Perhaps the Bank wants to argue that publication on my blog would not advance the public interest (although I’m not sure how they would apply that reasoning to one of the country’s largest media groups). I have, of course, a smaller readership than the Fairfax publications, but by New Zealand standards it is a pretty significant number of people – including, but not limited to, officials, market analysts, journalists and politicians – with an interest in economic and financial policy and analysis issues in New Zealand. The official charging guidelines note that it is reasonable to ask whether requesters have a means of disseminating the requested material. As they note “in the case of the media, however, it can be reasonably assumed that they do have access to means of public dissemination”. The same might be said for requests from reasonably widely read bloggers – blogs not having been as common in 2002 when the charging guidelines were written.

But in any case, the Reserve Bank has itself created a platform for disseminating material, by adopting the (admirable) policy of releasing the results of many of the OIA requests it receives on its own website.

I suspect the change of Reserve Bank policy was prompted by the various requests I have lodged with the Reserve Bank over the last year or so. I haven’t gone back and checked each of them, but I’m pretty sure that in all cases (a) I have written about them here, thus giving dissemination to what the Bank has released (or refused to release) and (b) that all of them have had a focus on enhancing the understanding and scrutiny of a powerful public agency[1].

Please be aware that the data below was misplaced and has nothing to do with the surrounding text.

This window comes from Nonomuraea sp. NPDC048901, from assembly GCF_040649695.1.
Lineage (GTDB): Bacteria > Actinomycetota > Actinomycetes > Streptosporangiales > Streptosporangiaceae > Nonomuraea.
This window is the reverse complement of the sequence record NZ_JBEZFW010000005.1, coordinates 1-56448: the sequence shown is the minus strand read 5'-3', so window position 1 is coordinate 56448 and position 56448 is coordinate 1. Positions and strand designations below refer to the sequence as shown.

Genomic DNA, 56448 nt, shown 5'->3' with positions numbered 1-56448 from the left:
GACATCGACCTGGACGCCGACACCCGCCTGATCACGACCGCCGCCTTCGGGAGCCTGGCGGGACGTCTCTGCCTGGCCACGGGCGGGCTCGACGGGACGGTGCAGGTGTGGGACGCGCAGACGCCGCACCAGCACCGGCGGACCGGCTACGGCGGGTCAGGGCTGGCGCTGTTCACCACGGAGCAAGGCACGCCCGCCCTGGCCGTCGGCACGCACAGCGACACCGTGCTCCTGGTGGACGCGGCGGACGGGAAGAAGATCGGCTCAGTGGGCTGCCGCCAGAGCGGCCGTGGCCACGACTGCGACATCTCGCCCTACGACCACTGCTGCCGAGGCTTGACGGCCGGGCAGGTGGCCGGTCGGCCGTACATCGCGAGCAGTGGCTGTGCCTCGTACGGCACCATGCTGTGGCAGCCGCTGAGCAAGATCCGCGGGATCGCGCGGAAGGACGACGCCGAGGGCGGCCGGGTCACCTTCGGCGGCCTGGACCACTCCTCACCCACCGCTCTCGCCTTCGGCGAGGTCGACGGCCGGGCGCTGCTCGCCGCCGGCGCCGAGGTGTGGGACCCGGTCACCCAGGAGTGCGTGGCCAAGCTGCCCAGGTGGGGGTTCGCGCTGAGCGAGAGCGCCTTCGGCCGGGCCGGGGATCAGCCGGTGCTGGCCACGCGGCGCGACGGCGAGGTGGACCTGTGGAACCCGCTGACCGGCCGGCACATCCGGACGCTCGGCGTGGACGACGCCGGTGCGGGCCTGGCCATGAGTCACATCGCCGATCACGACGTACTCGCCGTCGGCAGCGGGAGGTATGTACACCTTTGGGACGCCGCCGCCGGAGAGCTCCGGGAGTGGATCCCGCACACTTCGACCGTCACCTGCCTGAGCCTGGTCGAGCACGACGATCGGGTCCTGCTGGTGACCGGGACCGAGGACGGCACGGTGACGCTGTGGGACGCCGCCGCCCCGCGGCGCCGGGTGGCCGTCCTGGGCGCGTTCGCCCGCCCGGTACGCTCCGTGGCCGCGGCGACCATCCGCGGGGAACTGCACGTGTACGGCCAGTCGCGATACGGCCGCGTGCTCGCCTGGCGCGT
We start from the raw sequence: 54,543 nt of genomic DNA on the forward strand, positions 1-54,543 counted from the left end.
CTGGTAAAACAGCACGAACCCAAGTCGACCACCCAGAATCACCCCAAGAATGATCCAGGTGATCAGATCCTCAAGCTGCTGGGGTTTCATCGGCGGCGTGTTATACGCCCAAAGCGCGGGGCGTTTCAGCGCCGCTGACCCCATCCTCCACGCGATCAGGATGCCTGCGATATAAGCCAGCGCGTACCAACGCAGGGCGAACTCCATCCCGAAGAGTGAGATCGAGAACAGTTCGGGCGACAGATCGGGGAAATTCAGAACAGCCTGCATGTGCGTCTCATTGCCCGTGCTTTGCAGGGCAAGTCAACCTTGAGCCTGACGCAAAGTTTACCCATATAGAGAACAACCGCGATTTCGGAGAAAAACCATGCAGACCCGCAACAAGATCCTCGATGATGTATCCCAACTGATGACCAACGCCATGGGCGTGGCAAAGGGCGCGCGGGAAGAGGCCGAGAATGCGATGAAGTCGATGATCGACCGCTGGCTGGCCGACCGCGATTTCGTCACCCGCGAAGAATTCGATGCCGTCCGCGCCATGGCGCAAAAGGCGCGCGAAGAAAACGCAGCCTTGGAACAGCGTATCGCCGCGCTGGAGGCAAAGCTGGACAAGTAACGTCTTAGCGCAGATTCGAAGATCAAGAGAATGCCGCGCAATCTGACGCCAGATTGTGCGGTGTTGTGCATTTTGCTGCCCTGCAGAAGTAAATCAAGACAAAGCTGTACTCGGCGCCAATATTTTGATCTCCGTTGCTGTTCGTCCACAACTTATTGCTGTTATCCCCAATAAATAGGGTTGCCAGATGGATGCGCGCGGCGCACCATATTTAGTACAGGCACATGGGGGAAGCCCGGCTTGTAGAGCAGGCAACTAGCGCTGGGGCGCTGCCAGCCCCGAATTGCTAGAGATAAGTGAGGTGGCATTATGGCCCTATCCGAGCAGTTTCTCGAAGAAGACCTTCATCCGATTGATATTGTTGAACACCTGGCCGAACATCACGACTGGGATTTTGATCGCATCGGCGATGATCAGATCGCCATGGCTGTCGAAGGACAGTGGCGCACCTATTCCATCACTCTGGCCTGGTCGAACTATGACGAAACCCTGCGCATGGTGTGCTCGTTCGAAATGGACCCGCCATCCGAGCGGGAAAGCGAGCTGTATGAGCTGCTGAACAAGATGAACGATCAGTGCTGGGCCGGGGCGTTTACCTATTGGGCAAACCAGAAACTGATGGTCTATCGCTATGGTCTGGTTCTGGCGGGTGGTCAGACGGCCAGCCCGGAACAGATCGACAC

The Reserve Bank’s new stance is a serious misjudgement. The issue isn’t whether their stance is legal – it probably is – or whether, as applied to either Fairfax or me, it is in accordance with the government’s charging guidelines – it probably isn’t. The bigger issue is the one I have been highlighting for the last nine months. The Reserve Bank is a very powerful organisation, with a great deal of discretionary policy choice left (formally) in the hands of one unelected person. The Bank exercises far more discretion, in a much wider range of areas, than the designers of the Act – and especially of its governance provisions – ever envisaged. Against that backdrop, the Reserve Bank – and its Board and the Minister, both charged with responsibility for the Governor’s performance – really should be going out of its way to be open and transparent – not just on the things it wants to communicate to us, but in facilitating the sort of scrutiny and challenge that open and democratic societies thrive on. The questions might be awkward at times, and some of the angles oblique, but it is for citizens to define the questions and challenges, not the unelected bureaucrats.